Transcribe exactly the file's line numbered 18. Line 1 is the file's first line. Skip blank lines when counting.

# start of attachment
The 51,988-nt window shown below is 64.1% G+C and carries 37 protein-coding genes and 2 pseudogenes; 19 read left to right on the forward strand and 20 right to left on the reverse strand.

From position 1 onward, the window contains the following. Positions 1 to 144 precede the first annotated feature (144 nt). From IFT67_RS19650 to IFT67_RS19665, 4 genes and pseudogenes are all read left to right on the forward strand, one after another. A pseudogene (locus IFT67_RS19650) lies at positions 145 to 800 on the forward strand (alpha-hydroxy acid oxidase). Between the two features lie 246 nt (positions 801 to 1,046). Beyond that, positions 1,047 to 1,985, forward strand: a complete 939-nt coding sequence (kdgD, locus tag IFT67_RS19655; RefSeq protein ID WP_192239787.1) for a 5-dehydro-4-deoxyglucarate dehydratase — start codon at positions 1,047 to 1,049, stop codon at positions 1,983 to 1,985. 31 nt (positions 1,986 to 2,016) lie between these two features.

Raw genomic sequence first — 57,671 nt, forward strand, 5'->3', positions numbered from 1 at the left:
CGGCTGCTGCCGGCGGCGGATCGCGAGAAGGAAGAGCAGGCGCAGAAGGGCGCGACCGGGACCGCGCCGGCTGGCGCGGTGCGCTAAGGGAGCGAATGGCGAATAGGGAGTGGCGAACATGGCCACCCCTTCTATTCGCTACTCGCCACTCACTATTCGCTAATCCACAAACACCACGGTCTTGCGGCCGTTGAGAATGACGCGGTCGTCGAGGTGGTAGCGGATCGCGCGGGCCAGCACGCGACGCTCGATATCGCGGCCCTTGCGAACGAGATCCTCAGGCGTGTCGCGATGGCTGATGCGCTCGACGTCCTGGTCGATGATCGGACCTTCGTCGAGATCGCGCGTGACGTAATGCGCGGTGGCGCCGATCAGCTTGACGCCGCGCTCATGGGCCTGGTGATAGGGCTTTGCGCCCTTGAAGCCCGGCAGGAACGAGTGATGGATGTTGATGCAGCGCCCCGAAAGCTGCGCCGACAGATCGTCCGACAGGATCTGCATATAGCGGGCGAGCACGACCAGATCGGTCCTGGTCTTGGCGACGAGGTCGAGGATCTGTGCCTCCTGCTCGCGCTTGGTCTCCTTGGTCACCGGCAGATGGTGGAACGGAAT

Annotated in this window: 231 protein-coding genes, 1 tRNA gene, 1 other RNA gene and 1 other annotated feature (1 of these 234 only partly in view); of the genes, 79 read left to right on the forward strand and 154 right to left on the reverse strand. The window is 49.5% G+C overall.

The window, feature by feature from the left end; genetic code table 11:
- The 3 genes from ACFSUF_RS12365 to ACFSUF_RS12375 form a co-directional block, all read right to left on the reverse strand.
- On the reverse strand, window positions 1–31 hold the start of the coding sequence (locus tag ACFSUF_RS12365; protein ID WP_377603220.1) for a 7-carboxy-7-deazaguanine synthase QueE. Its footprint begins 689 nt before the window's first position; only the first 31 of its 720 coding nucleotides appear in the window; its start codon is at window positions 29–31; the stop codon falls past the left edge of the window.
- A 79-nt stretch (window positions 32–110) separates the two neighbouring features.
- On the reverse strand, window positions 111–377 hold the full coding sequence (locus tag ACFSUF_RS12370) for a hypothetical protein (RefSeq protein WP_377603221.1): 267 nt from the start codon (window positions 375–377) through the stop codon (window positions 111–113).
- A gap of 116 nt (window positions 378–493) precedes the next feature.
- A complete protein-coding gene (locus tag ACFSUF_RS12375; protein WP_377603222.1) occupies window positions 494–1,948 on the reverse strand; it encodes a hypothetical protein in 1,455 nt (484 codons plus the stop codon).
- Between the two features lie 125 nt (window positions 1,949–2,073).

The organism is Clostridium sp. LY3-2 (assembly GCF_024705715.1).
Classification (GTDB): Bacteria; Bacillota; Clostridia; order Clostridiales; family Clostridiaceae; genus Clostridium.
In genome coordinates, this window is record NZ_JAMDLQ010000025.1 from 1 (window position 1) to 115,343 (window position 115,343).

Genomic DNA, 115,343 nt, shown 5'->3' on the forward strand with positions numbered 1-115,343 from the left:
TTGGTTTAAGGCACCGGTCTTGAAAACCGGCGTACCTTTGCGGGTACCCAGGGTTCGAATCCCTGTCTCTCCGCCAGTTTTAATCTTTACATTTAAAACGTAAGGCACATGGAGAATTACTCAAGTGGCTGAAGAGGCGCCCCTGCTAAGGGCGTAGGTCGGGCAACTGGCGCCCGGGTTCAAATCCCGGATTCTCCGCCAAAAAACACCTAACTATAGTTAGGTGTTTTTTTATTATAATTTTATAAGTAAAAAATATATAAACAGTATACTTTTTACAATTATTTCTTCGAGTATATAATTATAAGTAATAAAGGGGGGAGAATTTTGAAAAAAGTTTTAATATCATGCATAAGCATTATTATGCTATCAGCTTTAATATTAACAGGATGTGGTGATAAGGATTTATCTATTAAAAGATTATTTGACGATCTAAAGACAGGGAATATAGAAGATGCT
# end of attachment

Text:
TTGGTTTAAGGCACCGGTCTTGAAAACCGGCGTACCTTTGCGGGTACCCAGGGTTCGAATCCCTGTCTCTCCGCCAGTTTTAATCTTTACATTTAAAACGTAAGGCACATGGAGAATTACTCAAGTGGCTGAAGAGGCGCCCCTGCTAAGGGCGTAGGTCGGGCAACTGGCGCCCGGGTTCAAATCCCGGATTCTCCGCCAAAAAACACCTAACTATAGTTAGGTGTTTTTTTATTATAATTTTATAAGTAAAAAATATATAAACAGTATACTTTTTACAATTATTTCTTCGAGTATATAATTATAAGTAATAAAGGGGGGAGAATTTTGAAAAAAGTTTTAATATCATGCATAAGCATTATTATGCTATCAGCTTTAATATTAACAGGATGTGGTGATAAGGATTTATCTATTAAAAGATTATTTGACGATCTAAAGACAGGGAATATAGAAGATGCT